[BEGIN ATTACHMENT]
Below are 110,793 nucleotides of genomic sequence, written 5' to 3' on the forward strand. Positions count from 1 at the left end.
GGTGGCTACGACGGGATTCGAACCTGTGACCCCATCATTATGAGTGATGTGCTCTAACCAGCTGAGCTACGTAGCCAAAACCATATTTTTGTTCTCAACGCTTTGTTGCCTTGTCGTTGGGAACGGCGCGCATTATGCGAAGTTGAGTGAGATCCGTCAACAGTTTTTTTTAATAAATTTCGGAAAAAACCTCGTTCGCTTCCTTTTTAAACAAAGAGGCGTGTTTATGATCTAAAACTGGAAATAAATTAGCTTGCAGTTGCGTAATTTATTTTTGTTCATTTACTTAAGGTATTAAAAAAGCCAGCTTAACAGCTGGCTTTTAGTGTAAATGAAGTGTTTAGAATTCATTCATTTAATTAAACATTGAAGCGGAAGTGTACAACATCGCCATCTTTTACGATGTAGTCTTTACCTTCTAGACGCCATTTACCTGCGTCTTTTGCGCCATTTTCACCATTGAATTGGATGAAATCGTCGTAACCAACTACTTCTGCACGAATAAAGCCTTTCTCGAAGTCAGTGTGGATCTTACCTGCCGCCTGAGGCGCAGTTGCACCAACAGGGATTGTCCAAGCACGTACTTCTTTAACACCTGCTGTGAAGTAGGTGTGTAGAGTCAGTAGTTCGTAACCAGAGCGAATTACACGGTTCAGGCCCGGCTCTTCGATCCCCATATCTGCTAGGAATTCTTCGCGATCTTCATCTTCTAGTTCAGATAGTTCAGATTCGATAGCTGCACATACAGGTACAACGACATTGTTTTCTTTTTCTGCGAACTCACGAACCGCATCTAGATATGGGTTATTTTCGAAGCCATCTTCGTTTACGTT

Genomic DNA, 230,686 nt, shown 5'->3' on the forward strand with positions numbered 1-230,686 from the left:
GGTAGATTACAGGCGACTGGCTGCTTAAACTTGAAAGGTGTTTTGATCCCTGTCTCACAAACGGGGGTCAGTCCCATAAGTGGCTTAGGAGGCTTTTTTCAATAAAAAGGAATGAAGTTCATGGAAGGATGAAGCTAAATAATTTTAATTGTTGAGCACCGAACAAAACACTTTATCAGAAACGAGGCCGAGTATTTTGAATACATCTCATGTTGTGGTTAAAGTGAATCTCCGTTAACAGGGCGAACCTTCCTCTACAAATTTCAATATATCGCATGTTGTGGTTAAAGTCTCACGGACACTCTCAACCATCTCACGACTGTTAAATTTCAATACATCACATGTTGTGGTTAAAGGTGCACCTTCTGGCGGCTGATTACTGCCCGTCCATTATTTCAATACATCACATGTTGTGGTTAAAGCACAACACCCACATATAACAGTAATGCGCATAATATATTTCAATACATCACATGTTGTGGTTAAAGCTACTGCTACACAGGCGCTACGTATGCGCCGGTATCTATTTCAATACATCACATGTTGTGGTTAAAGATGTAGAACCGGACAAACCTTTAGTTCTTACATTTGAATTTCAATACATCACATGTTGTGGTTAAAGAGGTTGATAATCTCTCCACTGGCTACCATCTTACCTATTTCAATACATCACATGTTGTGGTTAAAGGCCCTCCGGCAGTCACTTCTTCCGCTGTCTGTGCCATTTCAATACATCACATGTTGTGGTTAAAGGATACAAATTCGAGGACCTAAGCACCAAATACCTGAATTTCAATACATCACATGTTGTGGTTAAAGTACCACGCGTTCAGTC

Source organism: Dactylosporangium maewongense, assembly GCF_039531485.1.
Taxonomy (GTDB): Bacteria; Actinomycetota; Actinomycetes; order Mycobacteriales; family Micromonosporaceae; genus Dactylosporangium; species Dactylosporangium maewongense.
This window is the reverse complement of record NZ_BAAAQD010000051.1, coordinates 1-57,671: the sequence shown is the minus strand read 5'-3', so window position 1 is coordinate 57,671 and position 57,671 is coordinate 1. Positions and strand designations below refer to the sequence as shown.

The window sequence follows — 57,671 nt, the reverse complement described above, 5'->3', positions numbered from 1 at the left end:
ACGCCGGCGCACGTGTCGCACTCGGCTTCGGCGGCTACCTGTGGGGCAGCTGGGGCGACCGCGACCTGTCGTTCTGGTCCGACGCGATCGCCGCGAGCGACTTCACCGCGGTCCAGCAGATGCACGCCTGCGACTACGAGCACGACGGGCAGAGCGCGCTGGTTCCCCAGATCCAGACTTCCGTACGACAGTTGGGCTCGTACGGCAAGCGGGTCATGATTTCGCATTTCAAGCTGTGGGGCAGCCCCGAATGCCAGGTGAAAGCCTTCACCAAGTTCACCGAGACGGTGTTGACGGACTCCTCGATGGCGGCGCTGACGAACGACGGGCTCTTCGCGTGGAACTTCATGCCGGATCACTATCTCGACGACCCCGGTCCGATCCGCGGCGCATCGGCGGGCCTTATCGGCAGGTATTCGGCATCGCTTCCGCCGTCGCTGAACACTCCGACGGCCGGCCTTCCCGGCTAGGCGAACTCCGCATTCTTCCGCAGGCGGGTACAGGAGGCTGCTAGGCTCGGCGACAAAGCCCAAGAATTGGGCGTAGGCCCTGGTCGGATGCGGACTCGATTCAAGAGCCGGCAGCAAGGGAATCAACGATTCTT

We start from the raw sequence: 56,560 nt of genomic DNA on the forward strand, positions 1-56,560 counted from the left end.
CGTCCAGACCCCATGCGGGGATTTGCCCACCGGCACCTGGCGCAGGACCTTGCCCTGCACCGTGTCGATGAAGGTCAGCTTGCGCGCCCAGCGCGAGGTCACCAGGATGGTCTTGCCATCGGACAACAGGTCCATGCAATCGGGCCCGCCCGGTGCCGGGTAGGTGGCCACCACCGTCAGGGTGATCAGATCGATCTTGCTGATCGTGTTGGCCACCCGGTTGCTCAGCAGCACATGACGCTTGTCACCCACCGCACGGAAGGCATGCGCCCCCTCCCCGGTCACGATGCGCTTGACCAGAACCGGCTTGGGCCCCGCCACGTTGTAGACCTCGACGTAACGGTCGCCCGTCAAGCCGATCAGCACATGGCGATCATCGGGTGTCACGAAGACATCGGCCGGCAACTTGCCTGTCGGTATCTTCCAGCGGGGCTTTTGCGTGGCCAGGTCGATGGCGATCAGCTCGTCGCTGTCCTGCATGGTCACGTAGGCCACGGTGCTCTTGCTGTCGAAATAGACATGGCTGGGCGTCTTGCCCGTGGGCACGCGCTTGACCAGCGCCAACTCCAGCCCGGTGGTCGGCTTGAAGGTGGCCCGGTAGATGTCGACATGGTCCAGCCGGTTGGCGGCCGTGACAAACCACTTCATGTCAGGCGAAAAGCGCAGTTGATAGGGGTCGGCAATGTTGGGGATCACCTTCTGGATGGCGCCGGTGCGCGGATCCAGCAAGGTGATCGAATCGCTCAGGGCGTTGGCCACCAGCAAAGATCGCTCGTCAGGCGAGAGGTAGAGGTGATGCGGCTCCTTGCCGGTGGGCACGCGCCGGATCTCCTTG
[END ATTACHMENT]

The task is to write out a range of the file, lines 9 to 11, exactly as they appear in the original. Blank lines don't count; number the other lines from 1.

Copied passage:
ACGCCGGCGCACGTGTCGCACTCGGCTTCGGCGGCTACCTGTGGGGCAGCTGGGGCGACCGCGACCTGTCGTTCTGGTCCGACGCGATCGCCGCGAGCGACTTCACCGCGGTCCAGCAGATGCACGCCTGCGACTACGAGCACGACGGGCAGAGCGCGCTGGTTCCCCAGATCCAGACTTCCGTACGACAGTTGGGCTCGTACGGCAAGCGGGTCATGATTTCGCATTTCAAGCTGTGGGGCAGCCCCGAATGCCAGGTGAAAGCCTTCACCAAGTTCACCGAGACGGTGTTGACGGACTCCTCGATGGCGGCGCTGACGAACGACGGGCTCTTCGCGTGGAACTTCATGCCGGATCACTATCTCGACGACCCCGGTCCGATCCGCGGCGCATCGGCGGGCCTTATCGGCAGGTATTCGGCATCGCTTCCGCCGTCGCTGAACACTCCGACGGCCGGCCTTCCCGGCTAGGCGAACTCCGCATTCTTCCGCAGGCGGGTACAGGAGGCTGCTAGGCTCGGCGACAAAGCCCAAGAATTGGGCGTAGGCCCTGGTCGGATGCGGACTCGATTCAAGAGCCGGCAGCAAGGGAATCAACGATTCTT

We start from the raw sequence: 56,560 nt of genomic DNA on the forward strand, positions 1-56,560 counted from the left end.
CGTCCAGACCCCATGCGGGGATTTGCCCACCGGCACCTGGCGCAGGACCTTGCCCTGCACCGTGTCGATGAAGGTCAGCTTGCGCGCCCAGCGCGAGGTCACCAGGATGGTCTTGCCATCGGACAACAGGTCCATGCAATCGGGCCCGCCCGGTGCCGGGTAGGTGGCCACCACCGTCAGGGTGATCAGATCGATCTTGCTGATCGTGTTGGCCACCCGGTTGCTCAGCAGCACATGACGCTTGTCACCCACCGCACGGAAGGCATGCGCCCCCTCCCCGGTCACGATGCGCTTGACCAGAACCGGCTTGGGCCCCGCCACGTTGTAGACCTCGACGTAACGGTCGCCCGTCAAGCCGATCAGCACATGGCGATCATCGGGTGTCACGAAGACATCGGCCGGCAACTTGCCTGTCGGTATCTTCCAGCGGGGCTTTTGCGTGGCCAGGTCGATGGCGATCAGCTCGTCGCTGTCCTGCATGGTCACGTAGGCCACGGTGCTCTTGCTGTCGAAATAGACATGGCTGGGCGTCTTGCCCGTGGGCACGCGCTTGACCAGCGCCAACTCCAGCCCGGTGGTCGGCTTGAAGGTGGCCCGGTAGATGTCGACATGGTCCAGCCGGTTGGCGGCCGTGACAAACCACTTCATGTCAGGCGAAAAGCGCAGTTGATAGGGGTCGGCAATGTTGGGGATCACCTTCTGGATGGCGCCGGTGCGCGGATCCAGCAAGGTGATCGAATCGCTCAGGGCGTTGGCCACCAGCAAAGATCGCTCGTCAGGCGAGAGGTAGAGGTGATGCGGCTCCTTGCCGGTGGGCACGCGCCGGATCTCCTTG